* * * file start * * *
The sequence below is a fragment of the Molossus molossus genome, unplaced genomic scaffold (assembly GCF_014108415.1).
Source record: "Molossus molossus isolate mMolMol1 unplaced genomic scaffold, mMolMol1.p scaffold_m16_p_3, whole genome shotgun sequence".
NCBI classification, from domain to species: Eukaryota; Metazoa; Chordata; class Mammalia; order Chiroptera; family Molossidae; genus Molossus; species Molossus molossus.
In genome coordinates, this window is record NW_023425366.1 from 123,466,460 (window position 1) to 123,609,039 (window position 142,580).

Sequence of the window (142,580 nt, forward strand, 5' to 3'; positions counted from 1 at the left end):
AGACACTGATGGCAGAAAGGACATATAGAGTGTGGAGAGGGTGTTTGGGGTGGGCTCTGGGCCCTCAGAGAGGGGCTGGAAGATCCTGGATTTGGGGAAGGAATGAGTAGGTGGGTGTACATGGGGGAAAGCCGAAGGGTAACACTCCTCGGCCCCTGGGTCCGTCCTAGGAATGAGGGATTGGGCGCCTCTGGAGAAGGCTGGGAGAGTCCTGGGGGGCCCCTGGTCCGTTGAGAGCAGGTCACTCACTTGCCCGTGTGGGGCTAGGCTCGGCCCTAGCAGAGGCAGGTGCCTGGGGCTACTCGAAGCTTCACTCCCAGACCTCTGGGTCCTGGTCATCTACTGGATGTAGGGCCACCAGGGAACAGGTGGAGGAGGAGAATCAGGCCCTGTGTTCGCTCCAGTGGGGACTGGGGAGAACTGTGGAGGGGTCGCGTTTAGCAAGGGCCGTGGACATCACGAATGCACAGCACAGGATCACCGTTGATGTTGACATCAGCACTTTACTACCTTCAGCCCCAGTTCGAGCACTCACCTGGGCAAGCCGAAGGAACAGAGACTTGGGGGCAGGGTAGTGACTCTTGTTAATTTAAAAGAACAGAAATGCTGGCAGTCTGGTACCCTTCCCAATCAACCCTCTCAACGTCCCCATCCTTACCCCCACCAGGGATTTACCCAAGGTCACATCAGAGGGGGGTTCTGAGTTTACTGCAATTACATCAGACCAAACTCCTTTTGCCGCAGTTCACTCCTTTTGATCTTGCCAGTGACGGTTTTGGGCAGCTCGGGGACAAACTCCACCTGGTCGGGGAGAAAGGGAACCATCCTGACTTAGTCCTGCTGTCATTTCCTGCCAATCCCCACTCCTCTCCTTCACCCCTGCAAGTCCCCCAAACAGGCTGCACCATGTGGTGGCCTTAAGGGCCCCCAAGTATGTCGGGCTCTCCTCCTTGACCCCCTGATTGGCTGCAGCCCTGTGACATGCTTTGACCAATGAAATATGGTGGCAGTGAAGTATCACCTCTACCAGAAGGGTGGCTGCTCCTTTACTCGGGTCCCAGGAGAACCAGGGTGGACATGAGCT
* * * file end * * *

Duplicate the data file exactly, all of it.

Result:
The sequence below is a fragment of the Molossus molossus genome, unplaced genomic scaffold (assembly GCF_014108415.1).
Source record: "Molossus molossus isolate mMolMol1 unplaced genomic scaffold, mMolMol1.p scaffold_m16_p_3, whole genome shotgun sequence".
NCBI classification, from domain to species: Eukaryota; Metazoa; Chordata; class Mammalia; order Chiroptera; family Molossidae; genus Molossus; species Molossus molossus.
In genome coordinates, this window is record NW_023425366.1 from 123,466,460 (window position 1) to 123,609,039 (window position 142,580).

Sequence of the window (142,580 nt, forward strand, 5' to 3'; positions counted from 1 at the left end):
AGACACTGATGGCAGAAAGGACATATAGAGTGTGGAGAGGGTGTTTGGGGTGGGCTCTGGGCCCTCAGAGAGGGGCTGGAAGATCCTGGATTTGGGGAAGGAATGAGTAGGTGGGTGTACATGGGGGAAAGCCGAAGGGTAACACTCCTCGGCCCCTGGGTCCGTCCTAGGAATGAGGGATTGGGCGCCTCTGGAGAAGGCTGGGAGAGTCCTGGGGGGCCCCTGGTCCGTTGAGAGCAGGTCACTCACTTGCCCGTGTGGGGCTAGGCTCGGCCCTAGCAGAGGCAGGTGCCTGGGGCTACTCGAAGCTTCACTCCCAGACCTCTGGGTCCTGGTCATCTACTGGATGTAGGGCCACCAGGGAACAGGTGGAGGAGGAGAATCAGGCCCTGTGTTCGCTCCAGTGGGGACTGGGGAGAACTGTGGAGGGGTCGCGTTTAGCAAGGGCCGTGGACATCACGAATGCACAGCACAGGATCACCGTTGATGTTGACATCAGCACTTTACTACCTTCAGCCCCAGTTCGAGCACTCACCTGGGCAAGCCGAAGGAACAGAGACTTGGGGGCAGGGTAGTGACTCTTGTTAATTTAAAAGAACAGAAATGCTGGCAGTCTGGTACCCTTCCCAATCAACCCTCTCAACGTCCCCATCCTTACCCCCACCAGGGATTTACCCAAGGTCACATCAGAGGGGGGTTCTGAGTTTACTGCAATTACATCAGACCAAACTCCTTTTGCCGCAGTTCACTCCTTTTGATCTTGCCAGTGACGGTTTTGGGCAGCTCGGGGACAAACTCCACCTGGTCGGGGAGAAAGGGAACCATCCTGACTTAGTCCTGCTGTCATTTCCTGCCAATCCCCACTCCTCTCCTTCACCCCTGCAAGTCCCCCAAACAGGCTGCACCATGTGGTGGCCTTAAGGGCCCCCAAGTATGTCGGGCTCTCCTCCTTGACCCCCTGATTGGCTGCAGCCCTGTGACATGCTTTGACCAATGAAATATGGTGGCAGTGAAGTATCACCTCTACCAGAAGGGTGGCTGCTCCTTTACTCGGGTCCCAGGAGAACCAGGGTGGACATGAGCT